November 1834 witnessed a series of events that forever linked Case Western Reserve University, The Ohio State University, Lake Erie College and the newly named Willoughby, Ohio in the annals of Ohio educational lore. The first event was rather typical of many town's histories. The village of Chagrin, founded in 1798, changed its name in 1834 to honor Dr. Westel Willoughby, a pioneer medical educator. The second event occurring in the same year saw the Willoughby medical college open its doors. This medical school, the first in Northern Ohio, was named after Dr. Westel Willoughby, Jr., President of the Fairfield Medical College in Herkimer County, New York. Co-founded by John M. Henderson and Dr. Willoughby, two of Dr. Willoughby's students had established local practices in 1813 and 1819, thus paving the way for their arrival.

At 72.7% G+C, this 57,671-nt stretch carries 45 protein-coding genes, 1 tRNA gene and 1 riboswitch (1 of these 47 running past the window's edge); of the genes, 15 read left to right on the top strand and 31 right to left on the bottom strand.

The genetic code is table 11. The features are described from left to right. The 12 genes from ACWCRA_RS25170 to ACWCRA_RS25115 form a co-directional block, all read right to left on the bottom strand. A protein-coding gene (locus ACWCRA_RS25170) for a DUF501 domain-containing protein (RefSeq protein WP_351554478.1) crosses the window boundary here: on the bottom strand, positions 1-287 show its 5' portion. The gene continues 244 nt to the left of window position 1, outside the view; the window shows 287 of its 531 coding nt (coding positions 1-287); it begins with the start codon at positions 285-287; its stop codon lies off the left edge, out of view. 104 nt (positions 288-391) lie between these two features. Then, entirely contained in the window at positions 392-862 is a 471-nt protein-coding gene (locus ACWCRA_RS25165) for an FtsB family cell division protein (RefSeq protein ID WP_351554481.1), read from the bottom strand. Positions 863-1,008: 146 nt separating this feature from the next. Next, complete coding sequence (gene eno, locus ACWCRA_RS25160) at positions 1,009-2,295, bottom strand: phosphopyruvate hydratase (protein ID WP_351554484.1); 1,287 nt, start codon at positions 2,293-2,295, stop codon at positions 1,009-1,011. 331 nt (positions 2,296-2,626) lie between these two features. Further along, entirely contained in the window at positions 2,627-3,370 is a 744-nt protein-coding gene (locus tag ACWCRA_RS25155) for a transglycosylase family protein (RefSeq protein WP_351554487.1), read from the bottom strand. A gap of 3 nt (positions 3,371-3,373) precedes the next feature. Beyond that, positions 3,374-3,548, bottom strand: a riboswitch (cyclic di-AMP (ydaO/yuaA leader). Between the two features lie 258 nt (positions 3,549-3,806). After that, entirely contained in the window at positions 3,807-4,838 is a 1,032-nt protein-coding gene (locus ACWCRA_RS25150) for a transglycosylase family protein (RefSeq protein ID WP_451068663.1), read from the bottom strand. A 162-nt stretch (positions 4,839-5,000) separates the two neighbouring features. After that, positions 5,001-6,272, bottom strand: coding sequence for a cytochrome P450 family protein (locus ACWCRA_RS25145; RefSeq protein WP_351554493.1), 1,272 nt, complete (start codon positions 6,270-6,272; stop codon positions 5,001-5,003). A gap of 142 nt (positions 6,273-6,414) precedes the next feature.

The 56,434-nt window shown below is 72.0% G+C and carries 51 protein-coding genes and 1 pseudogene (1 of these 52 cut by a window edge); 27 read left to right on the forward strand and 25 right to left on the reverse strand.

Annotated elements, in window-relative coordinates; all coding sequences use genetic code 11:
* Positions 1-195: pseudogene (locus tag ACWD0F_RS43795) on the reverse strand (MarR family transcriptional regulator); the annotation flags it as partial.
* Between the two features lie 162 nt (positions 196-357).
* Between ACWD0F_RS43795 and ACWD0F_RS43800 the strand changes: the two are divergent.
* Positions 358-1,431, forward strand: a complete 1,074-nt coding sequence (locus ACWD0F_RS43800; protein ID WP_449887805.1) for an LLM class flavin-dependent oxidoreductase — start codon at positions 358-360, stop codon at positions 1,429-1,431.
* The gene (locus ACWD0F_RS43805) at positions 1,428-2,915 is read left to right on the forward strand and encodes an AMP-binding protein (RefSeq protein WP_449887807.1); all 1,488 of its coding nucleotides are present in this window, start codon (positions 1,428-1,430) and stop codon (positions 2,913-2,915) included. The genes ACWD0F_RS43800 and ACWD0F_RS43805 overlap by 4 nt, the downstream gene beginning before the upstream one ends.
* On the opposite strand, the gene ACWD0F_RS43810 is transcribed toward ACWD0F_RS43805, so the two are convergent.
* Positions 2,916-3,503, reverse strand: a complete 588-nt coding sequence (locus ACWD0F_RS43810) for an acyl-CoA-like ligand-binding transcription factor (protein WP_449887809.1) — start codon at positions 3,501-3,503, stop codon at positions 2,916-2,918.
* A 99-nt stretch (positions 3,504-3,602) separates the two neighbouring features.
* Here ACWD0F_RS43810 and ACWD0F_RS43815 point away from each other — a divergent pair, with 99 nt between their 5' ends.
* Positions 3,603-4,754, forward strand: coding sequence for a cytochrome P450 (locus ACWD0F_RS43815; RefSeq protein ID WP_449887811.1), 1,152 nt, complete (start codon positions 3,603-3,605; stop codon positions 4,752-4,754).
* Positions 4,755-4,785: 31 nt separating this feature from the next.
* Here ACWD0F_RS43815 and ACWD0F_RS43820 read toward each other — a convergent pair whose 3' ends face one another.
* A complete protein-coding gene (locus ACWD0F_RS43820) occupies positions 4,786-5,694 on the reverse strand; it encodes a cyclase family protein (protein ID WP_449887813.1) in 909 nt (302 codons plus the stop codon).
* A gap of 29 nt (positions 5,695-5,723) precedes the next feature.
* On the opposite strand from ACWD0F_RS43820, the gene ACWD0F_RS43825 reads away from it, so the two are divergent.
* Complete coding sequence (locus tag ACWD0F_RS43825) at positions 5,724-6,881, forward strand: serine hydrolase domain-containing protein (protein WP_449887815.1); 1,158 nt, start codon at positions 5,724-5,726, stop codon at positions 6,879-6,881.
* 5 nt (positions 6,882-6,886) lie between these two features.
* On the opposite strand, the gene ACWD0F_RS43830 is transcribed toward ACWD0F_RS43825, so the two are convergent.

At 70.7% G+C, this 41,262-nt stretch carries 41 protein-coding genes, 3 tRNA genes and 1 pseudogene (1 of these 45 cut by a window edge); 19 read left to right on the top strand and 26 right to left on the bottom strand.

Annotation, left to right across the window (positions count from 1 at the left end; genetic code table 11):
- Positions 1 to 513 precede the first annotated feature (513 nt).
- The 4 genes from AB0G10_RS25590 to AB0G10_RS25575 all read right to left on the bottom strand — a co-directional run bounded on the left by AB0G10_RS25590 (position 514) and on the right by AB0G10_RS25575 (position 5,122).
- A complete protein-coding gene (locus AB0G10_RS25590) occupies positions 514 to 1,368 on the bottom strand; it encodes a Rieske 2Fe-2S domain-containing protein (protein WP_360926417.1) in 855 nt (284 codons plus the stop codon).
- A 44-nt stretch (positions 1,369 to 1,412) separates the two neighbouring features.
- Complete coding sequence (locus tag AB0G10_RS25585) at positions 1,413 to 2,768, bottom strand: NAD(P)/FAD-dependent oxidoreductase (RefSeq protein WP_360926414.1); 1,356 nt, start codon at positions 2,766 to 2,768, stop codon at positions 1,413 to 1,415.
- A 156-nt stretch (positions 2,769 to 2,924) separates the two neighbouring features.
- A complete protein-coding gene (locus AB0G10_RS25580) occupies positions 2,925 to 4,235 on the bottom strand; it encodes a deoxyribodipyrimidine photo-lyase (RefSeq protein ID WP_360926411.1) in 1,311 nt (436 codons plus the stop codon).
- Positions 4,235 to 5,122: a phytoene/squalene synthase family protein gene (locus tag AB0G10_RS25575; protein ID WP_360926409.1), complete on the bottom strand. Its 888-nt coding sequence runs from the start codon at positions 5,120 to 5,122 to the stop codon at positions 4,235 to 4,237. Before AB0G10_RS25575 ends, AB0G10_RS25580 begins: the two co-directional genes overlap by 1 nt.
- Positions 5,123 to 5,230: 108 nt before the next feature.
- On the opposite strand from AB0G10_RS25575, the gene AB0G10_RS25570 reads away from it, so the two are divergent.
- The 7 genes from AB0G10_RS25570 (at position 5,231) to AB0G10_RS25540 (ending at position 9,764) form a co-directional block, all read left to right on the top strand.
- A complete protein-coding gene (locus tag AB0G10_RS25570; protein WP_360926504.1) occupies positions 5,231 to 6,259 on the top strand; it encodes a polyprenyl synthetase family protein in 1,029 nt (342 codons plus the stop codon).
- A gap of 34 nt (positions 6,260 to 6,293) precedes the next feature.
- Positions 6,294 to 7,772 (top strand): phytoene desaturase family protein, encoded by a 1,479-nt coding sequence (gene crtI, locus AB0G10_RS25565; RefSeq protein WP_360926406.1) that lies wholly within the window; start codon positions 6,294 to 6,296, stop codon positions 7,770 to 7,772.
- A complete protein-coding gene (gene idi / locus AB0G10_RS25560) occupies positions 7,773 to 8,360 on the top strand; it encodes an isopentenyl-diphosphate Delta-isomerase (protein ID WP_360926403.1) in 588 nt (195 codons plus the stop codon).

Dr. Willoughby, Dr. Henderson and Dr. George W. Card taught at the medical college, which enjoyed great success until the mid 1840's. Faculty disputes, a poor economy, and student grave robbing for cadavars led to the abandonment of the site by 1847. Dr. Willoughby left in 1843. Remaining faculty members relocated and pioneered the eventual formation of Case-Western Reserve and Ohio State Universities accordingly. The abandoned medical college site became the new educational home of the Willoughby Female Seminary. Women attending were able to take higher education classes and receive degrees in the arts and sciences. In 1856, the Seminary changed venues to Painesville and with the securing of several donations opened Lake Erie College for Women in 1859. Lake Erie College is now a coeducational institution and a key link in the early history of Lake County.
Today Historical Marker (8-43) commemorates the establishment of an early medical college in northeast, Ohio which laid the foundation for world-renowned CWRU and the OSU medical complex. To view the rest of the story, just travel down Route 20 for about ten miles and stop at Lake Erie College.